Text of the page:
An intrepid researcher from Aberdeenshire is taking on the wilds of Mongolia as she studies the relationship between snow leopards, ibex and livestock.
Zara Morris-Trainor has been assessing the effects of the cashmere industry on wild animals such as snow leopards.
She has been living in a ger – a traditional Mongolian tent - in the Tost Nature Reserve alongside native nomadic herders.
With a scholarship from Mackie’s of Scotland of Westertown Farm, Rothienorman, Zara was able to interview herders while in the field stalking ibex and investigating the effects that grazing has on the local ecosystem.
While working with the Snow Leopard Trust in Mongolia, she is studying the sustainability of cashmere production and the impact increasing livestock numbers are having on the native animal populations.
Having grown up in New Zealand, Zara moved to the UK four years ago for her Masters and is now undertaking her doctorate at University of Aberdeen where she applied for the Sir Maitland Mackie Scholarship.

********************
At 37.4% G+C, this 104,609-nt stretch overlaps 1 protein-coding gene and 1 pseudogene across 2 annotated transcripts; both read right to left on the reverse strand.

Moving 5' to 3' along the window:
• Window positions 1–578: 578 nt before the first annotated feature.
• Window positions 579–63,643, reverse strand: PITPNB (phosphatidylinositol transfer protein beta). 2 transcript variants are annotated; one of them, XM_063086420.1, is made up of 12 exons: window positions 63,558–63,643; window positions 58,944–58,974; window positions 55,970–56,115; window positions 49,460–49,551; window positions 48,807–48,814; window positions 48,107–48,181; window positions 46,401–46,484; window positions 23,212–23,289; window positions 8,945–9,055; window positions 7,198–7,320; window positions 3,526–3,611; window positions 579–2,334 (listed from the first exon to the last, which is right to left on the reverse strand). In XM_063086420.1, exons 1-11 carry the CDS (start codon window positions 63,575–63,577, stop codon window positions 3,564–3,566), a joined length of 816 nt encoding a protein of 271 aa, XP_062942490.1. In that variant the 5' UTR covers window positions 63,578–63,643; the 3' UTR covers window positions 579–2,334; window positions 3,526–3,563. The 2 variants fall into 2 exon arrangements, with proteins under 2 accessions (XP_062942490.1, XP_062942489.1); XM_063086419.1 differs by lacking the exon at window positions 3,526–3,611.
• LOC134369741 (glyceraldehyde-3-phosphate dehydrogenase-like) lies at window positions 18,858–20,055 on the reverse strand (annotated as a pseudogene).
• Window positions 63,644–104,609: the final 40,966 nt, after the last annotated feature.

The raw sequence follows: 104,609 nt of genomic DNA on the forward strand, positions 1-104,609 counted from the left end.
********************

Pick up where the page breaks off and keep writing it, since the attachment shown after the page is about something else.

She said: “It has been an incredible experience in every way. From the stunning landscape to the phenomenal people I’ve met. Even -20C weather this winter couldn’t put a dampener on the experience.
“I’m so grateful to get backing in the form of the scholarship, as without vital funding like this it simply wouldn’t be possible to conduct my research in this way.”
Mackie’s managing director Mac Mackie said: “We were fortunate to witness the majesty of snow leopards in the recent series of Planet Earth, so it’s amazing to think that our farm in Aberdeenshire is helping in the effort to understand the big cat’s plight.
“It is a source of immense pride that our parents’ scholarship will continue to provide a little help for people like Zara.”